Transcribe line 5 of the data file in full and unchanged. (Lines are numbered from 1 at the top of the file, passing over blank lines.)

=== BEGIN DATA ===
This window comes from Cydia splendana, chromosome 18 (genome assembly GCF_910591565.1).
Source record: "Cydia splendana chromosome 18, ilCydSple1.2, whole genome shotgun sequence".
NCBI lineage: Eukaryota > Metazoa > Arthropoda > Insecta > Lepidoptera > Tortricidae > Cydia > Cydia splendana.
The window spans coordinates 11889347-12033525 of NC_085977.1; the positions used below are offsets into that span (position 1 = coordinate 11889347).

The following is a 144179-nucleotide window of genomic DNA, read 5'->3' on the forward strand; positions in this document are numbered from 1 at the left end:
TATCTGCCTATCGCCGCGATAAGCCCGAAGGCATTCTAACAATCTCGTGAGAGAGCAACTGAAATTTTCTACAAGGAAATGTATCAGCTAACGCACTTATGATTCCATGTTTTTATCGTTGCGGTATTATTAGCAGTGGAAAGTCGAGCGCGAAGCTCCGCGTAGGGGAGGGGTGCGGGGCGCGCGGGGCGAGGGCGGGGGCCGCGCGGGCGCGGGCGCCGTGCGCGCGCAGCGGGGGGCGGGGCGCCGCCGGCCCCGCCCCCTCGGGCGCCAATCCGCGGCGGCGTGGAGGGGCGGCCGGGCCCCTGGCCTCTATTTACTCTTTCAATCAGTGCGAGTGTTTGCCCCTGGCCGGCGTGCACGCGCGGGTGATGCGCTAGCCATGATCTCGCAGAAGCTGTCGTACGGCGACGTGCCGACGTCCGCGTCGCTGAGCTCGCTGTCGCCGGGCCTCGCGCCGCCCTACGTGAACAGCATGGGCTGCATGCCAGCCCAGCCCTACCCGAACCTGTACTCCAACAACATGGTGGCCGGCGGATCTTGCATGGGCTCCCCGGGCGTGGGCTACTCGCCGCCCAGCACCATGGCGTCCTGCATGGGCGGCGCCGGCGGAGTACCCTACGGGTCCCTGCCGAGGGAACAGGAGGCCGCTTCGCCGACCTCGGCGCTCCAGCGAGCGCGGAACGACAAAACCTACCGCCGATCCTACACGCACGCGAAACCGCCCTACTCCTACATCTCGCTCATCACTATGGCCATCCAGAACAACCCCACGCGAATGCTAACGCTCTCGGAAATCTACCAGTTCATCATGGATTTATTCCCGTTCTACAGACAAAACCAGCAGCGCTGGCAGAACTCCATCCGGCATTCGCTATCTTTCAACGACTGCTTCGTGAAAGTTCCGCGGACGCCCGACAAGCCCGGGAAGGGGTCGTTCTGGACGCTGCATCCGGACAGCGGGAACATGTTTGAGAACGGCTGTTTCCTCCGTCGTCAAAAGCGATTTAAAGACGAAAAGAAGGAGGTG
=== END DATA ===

The following is a 144179-nucleotide window of genomic DNA, read 5'->3' on the forward strand; positions in this document are numbered from 1 at the left end: